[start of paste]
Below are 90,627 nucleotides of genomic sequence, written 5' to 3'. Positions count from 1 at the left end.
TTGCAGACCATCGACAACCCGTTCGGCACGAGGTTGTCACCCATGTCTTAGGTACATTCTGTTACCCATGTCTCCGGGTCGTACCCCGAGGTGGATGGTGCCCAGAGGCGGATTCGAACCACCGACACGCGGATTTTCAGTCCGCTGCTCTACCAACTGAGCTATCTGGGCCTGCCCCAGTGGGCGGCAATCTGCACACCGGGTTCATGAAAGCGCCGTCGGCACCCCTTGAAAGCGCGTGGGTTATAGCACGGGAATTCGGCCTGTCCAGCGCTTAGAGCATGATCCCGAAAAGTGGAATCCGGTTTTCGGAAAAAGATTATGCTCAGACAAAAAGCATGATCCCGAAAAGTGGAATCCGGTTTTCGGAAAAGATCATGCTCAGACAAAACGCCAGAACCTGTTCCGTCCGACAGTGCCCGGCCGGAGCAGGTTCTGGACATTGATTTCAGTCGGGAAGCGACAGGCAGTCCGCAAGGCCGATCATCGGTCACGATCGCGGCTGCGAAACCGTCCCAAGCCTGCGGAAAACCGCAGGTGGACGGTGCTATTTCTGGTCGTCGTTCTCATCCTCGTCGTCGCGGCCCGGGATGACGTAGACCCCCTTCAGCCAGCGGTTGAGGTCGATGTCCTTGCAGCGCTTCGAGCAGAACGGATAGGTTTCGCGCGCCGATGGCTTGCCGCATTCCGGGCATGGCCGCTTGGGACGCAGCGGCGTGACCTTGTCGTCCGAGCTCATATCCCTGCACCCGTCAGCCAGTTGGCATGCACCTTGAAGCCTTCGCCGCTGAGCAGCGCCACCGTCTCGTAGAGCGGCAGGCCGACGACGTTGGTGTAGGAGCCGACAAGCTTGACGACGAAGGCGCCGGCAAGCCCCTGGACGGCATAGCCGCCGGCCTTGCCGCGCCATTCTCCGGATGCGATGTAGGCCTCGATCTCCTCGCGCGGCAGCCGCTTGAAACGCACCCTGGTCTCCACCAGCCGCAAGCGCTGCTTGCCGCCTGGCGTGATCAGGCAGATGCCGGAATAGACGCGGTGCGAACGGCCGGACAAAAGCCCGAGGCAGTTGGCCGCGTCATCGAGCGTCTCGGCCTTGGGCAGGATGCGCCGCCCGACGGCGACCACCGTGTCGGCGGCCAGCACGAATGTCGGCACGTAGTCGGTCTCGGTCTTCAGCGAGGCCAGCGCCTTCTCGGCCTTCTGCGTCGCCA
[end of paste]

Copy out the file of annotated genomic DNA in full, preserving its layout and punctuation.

Below are 90,627 nucleotides of genomic sequence, written 5' to 3'. Positions count from 1 at the left end.
TTGCAGACCATCGACAACCCGTTCGGCACGAGGTTGTCACCCATGTCTTAGGTACATTCTGTTACCCATGTCTCCGGGTCGTACCCCGAGGTGGATGGTGCCCAGAGGCGGATTCGAACCACCGACACGCGGATTTTCAGTCCGCTGCTCTACCAACTGAGCTATCTGGGCCTGCCCCAGTGGGCGGCAATCTGCACACCGGGTTCATGAAAGCGCCGTCGGCACCCCTTGAAAGCGCGTGGGTTATAGCACGGGAATTCGGCCTGTCCAGCGCTTAGAGCATGATCCCGAAAAGTGGAATCCGGTTTTCGGAAAAAGATTATGCTCAGACAAAAAGCATGATCCCGAAAAGTGGAATCCGGTTTTCGGAAAAGATCATGCTCAGACAAAACGCCAGAACCTGTTCCGTCCGACAGTGCCCGGCCGGAGCAGGTTCTGGACATTGATTTCAGTCGGGAAGCGACAGGCAGTCCGCAAGGCCGATCATCGGTCACGATCGCGGCTGCGAAACCGTCCCAAGCCTGCGGAAAACCGCAGGTGGACGGTGCTATTTCTGGTCGTCGTTCTCATCCTCGTCGTCGCGGCCCGGGATGACGTAGACCCCCTTCAGCCAGCGGTTGAGGTCGATGTCCTTGCAGCGCTTCGAGCAGAACGGATAGGTTTCGCGCGCCGATGGCTTGCCGCATTCCGGGCATGGCCGCTTGGGACGCAGCGGCGTGACCTTGTCGTCCGAGCTCATATCCCTGCACCCGTCAGCCAGTTGGCATGCACCTTGAAGCCTTCGCCGCTGAGCAGCGCCACCGTCTCGTAGAGCGGCAGGCCGACGACGTTGGTGTAGGAGCCGACAAGCTTGACGACGAAGGCGCCGGCAAGCCCCTGGACGGCATAGCCGCCGGCCTTGCCGCGCCATTCTCCGGATGCGATGTAGGCCTCGATCTCCTCGCGCGGCAGCCGCTTGAAACGCACCCTGGTCTCCACCAGCCGCAAGCGCTGCTTGCCGCCTGGCGTGATCAGGCAGATGCCGGAATAGACGCGGTGCGAACGGCCGGACAAAAGCCCGAGGCAGTTGGCCGCGTCATCGAGCGTCTCGGCCTTGGGCAGGATGCGCCGCCCGACGGCGACCACCGTGTCGGCGGCCAGCACGAATGTCGGCACGTAGTCGGTCTCGGTCTTCAGCGAGGCCAGCGCCTTCTCGGCCTTCTGCGTCGCCA